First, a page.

Most of my arguments that Brouwer does discuss are reduced to simplifications, similar to the way Wilber treats his opponents' arguments. Brouwer asserts that I am such a relativist that I believe that “we really know absolutely nothing at all.” In contrast, I acknowledge that there is “already-agreed-upon” knowledge in specific academic debates. What I say in my book is that this “already-agreed-upon” knowledge is already-agreed-upon not because it is undebatable, but because the people engaged in that specific debate, at the time they are debating, don't happen to be debating that knowledge. It doesn't mean it can't be debated. I use the example of developmental psychology. Neo-Piagetians have a lot of background knowledge they agree upon as they debate other issues. But their agreed upon knowledge is up for debate by cultural psychologists or developmental psychologists discussing the philosophy of development. The book Value Presuppositions in Theories of Human Development, edited by Leonard Cirillo and Seymour Wapner, has prominent names in developmental psychology and philosophy debating the status of developmental models themselves. I also acknowledge that many facts in the natural sciences are not debated, like the existence of biological evolution. Although, the status of a fact and what a fact actually is is a matter of quite lively contention in the field of philosophy. So scholars always use agreed upon knowledge as a basis for their debates (they probably couldn't debate without it), but that doesn't mean that that knowledge is undebateable, it just means that either they don't happen to be debating that knowledge right now or that it is not their job to debate it. Even if my argument is wrong, at a minimum it needs to be understood correctly.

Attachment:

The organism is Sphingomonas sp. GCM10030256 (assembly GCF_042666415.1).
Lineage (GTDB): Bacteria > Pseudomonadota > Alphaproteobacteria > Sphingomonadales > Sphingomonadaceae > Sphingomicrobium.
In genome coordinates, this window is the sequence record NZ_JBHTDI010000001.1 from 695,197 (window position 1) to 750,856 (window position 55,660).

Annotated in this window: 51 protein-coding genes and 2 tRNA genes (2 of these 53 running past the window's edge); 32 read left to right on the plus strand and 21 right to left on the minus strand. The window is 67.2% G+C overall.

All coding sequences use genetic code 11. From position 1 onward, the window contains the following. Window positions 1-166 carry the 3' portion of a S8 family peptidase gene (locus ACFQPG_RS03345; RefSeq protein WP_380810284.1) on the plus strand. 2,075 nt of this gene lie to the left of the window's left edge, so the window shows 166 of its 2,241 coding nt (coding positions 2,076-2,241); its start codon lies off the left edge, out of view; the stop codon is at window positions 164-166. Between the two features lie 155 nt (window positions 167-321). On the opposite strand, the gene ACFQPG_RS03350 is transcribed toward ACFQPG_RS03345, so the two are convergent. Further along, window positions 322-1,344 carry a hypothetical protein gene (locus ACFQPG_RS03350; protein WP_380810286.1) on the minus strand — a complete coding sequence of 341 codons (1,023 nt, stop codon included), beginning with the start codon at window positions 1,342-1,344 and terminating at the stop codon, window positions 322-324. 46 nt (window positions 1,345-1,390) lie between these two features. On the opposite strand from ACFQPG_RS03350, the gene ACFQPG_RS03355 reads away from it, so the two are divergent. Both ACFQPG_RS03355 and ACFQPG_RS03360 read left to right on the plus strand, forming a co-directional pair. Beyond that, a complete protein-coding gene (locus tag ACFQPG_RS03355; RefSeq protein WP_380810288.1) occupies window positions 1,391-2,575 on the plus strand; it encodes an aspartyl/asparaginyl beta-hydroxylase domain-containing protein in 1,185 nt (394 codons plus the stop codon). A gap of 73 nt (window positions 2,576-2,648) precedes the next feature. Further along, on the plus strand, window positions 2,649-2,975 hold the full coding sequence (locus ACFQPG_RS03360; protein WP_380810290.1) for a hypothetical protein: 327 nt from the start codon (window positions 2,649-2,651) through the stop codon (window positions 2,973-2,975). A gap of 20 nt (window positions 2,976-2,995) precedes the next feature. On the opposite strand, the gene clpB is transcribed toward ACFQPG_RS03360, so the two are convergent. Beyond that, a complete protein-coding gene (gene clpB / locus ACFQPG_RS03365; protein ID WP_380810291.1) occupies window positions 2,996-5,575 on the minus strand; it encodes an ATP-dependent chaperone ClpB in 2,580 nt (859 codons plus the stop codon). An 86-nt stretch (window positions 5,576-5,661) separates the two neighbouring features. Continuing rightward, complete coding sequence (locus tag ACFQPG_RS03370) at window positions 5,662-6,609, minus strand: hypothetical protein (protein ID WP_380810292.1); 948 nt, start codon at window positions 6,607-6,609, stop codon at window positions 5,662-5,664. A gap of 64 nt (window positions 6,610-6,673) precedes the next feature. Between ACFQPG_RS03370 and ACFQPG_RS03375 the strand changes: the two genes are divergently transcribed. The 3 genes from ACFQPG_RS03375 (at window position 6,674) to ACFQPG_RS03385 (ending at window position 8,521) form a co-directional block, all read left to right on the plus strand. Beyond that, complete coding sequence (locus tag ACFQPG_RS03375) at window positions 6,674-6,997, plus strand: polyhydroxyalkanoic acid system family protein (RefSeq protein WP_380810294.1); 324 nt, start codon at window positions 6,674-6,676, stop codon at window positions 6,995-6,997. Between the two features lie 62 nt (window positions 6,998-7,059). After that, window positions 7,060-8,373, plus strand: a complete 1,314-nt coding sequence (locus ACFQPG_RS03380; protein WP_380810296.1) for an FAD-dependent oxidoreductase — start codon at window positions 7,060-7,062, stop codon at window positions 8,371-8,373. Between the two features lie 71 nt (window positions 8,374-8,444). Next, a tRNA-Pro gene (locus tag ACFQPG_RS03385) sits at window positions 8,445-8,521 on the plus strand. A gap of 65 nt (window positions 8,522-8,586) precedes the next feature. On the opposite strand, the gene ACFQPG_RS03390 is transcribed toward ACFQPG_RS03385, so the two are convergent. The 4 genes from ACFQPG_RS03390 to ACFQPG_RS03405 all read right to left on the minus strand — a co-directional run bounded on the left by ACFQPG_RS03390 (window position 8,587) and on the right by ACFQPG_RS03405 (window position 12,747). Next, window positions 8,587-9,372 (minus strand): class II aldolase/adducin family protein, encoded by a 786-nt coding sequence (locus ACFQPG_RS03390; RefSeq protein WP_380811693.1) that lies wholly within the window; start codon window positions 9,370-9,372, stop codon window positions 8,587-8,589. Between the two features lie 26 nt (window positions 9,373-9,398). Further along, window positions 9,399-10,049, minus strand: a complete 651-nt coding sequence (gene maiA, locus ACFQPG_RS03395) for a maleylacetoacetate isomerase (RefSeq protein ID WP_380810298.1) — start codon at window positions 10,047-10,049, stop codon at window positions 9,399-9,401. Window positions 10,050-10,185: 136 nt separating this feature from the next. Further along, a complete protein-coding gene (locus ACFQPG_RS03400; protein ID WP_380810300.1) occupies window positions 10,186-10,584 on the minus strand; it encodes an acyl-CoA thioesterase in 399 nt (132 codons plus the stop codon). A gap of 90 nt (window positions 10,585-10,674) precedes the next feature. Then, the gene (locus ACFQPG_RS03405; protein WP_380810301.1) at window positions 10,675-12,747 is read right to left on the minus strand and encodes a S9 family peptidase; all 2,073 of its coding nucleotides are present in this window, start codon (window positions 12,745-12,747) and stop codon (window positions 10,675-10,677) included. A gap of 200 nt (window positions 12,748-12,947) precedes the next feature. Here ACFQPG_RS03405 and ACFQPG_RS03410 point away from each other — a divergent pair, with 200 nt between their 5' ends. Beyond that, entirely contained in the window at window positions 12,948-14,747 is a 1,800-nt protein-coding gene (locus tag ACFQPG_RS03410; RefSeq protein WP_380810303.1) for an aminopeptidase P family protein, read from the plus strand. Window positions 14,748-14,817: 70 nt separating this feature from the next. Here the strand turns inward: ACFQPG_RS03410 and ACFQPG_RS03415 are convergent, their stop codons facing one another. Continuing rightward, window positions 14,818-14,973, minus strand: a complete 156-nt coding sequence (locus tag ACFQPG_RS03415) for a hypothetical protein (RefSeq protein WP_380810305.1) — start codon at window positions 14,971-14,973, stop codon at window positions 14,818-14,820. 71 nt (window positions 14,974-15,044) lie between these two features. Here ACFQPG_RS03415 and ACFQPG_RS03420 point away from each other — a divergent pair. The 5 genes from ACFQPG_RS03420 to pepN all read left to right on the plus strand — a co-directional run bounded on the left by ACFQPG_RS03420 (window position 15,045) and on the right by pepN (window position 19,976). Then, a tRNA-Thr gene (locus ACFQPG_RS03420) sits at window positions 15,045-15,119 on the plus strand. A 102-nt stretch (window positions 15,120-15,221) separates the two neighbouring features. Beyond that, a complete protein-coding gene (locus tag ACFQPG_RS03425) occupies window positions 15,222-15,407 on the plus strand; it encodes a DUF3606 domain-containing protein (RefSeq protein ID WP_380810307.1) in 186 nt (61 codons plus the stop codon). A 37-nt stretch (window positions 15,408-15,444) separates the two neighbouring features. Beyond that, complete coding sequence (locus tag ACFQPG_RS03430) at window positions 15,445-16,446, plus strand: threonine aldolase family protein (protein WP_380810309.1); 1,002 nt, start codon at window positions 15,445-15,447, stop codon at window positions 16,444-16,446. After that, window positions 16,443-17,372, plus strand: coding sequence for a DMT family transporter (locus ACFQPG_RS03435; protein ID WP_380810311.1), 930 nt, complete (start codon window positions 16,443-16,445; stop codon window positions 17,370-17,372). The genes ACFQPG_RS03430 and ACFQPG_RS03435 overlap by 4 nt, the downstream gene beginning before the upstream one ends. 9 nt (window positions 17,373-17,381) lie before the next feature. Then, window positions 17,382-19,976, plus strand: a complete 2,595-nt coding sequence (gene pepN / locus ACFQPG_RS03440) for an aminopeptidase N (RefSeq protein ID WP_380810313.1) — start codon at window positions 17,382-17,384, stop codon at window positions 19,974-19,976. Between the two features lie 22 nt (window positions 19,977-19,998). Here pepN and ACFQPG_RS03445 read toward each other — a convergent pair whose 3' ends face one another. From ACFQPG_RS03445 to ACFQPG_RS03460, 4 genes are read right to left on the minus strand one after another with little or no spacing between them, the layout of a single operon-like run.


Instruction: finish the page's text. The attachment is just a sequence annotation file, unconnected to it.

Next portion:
Next, Brouwer has me contending that because Wilber does not “take all perspectives into account” he is not being inclusive as he claims. He then defends Wilber by saying he must make choices between perspectives (something the postmodern relativist is not willing to do). Here again my point is missed and Brouwer, like Wilber, fights a straw man. The confusion here is caused by the word “perspective.” A perspective can be as unique as an individual's perspective or as broad as the perspective of an age. Of course Wilber cannot be expected to incorporate all individual perspectives into his system, but he does contend that there is something valuable in all major intellectual and spiritual perspectives, such as phenomenology, quantum mechanics or Marxian economics, and that the partial truths within these perspectives can be culled and integrated into his largest perspective that includes all partial truths. The crucial questions are how will Wilber separate the partial truths from the falsities and, after he has his purported truths, how will he assemble them into a coherent system? Wilber makes it sound as if the assembled partial truths suggest, all by themselves, a picture of how they all fit together so that his system originates in the facts. What I show is that his partial truths are debatable and debated and that they cannot be assembled into a coherent system without value judgments of how everything should fit together. It's the value judgments that come first and determine which “truths” will be selected and how it all will be fit together.